You and your spouse can jointly adopt a child who is not a biological child of either of you. This type of adoption is typically a direct placement or an agency placement. In a direct placement adoption, the child’s parent or guardian chooses adoptive parents for the child. In an agency placement, an adoption agency, the court, or The Family Independence Agency selects the adoptive parents. An agency or direct placement adoption completed in any state will be valid in every other U.S. state.

    If your spouse adopted a child through a single parent adoption before you were married, you can establish legal parental rights to the child through a stepparent adoption. Once the stepparent adoption is complete, you will have the same parental rights as your spouse.

    Options for Unmarried Partners

    Currently in Michigan, there is no reliable way for a non-biological parent in an unmarried same-sex couple to establish parental rights. If you and your partner want to have a child without being married first, consider contacting a lawyer for advice. If you cannot do so in Michigan, you may be able to get a second parent adoption in a different state. To find legal help in your area, use Find a Lawyer.

    Birth Certificates

    If you and your spouse jointly adopt a child who is not biologically related to you, a new birth certificate will be issued for the child after the adoption.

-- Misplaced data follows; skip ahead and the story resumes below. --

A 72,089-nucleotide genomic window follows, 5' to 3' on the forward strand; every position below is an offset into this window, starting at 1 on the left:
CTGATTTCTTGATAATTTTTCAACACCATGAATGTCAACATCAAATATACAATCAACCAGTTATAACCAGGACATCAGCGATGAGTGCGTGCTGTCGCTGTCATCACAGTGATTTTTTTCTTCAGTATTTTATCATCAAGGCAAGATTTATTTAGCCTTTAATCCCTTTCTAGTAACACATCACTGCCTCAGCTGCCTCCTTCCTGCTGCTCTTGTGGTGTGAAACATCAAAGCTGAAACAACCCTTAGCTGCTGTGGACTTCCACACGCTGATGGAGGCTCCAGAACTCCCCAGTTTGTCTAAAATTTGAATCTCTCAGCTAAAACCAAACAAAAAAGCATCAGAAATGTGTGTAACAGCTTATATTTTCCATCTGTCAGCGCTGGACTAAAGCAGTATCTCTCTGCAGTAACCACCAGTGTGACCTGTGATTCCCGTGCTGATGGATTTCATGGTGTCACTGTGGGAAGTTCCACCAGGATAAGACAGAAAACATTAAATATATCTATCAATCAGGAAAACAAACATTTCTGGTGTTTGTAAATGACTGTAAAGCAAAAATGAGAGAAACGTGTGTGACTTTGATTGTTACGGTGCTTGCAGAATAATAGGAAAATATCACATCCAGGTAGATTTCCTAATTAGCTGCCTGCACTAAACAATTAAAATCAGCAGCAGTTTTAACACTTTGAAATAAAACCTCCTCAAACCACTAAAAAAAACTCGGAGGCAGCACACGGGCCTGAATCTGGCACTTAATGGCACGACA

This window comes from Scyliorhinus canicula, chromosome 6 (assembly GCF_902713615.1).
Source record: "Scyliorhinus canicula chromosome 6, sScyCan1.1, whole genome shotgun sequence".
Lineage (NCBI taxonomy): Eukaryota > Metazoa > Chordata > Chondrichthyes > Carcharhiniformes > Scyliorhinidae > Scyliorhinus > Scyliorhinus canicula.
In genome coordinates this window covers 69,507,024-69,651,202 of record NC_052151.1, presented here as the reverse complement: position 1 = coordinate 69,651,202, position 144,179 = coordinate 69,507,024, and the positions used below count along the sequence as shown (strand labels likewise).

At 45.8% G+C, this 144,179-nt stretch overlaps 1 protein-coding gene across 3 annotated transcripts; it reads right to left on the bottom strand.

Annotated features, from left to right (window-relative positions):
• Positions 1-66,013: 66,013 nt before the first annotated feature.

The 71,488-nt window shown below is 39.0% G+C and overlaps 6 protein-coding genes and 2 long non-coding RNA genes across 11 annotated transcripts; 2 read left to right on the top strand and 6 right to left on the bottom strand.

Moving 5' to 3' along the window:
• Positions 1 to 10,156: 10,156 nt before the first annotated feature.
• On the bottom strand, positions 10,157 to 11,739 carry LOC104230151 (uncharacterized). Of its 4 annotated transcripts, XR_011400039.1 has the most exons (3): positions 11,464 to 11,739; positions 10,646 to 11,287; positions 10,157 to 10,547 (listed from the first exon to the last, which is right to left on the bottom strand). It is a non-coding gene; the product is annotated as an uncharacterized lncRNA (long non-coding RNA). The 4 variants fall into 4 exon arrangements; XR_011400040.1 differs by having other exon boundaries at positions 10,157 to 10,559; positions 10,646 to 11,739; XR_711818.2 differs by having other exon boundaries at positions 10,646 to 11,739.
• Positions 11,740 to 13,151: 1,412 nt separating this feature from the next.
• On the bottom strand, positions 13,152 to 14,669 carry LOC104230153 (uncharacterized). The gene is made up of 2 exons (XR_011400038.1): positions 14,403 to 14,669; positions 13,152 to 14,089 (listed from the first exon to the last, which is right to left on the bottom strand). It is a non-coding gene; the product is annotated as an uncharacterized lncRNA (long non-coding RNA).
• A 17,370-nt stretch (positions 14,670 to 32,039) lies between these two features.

If you and your spouse are female and use a sperm donor, the child’s birth certificate should be correct if your child is born after the date of your marriage. If you were legally married before the Supreme Court decision in June 2015 (for example, in New York) and then had a child in Michigan using a donor, you can get an amended birth certificate naming both you and your spouse as parents. To do this, file an Application to Correct or Change a Michigan Birth Record with Michigan Vital Records.

    If you and your spouse are female and had a child using a donor before you got married, you can get a birth certificate listing both of you as parents after a stepparent adoption.

    Male spouses who have a child through surrogacy must wait until after the adoption to get a birth certificate listing both fathers. This is because the surrogate mother is listed on the birth certificate until an adoption is completed.  Married women who have a child using a sperm donor can get a birth certificate sooner because under Michigan law, a biological mother’s spouse is an automatic legal parent when the child is born. 

    Parental Rights When You Are Getting a Divorce or Separation

    If you and your spouse are getting a divorce and you have not established parental rights to your child, consider talking to a lawyer. If your spouse claims you are not your child’s parent, you may be entitled to custody and/or parenting time rights under the equitable parent doctrine. If you were never married and are separating, the equitable parent doctrine does not apply, but you may be able to reach an agreement about custody and parenting time through mediation. To learn more, read Separation and Divorce: An Overview for Same-Sex Families.

    Protection from Abuse

    Domestic violence can occur in families headed by same-sex couples as well as by opposite-sex couples. The same protections are available to all families, and the same rules apply to all parties. If you need protection from abuse, please see the toolkit I Need a Personal Protection Order – Domestic Relationship.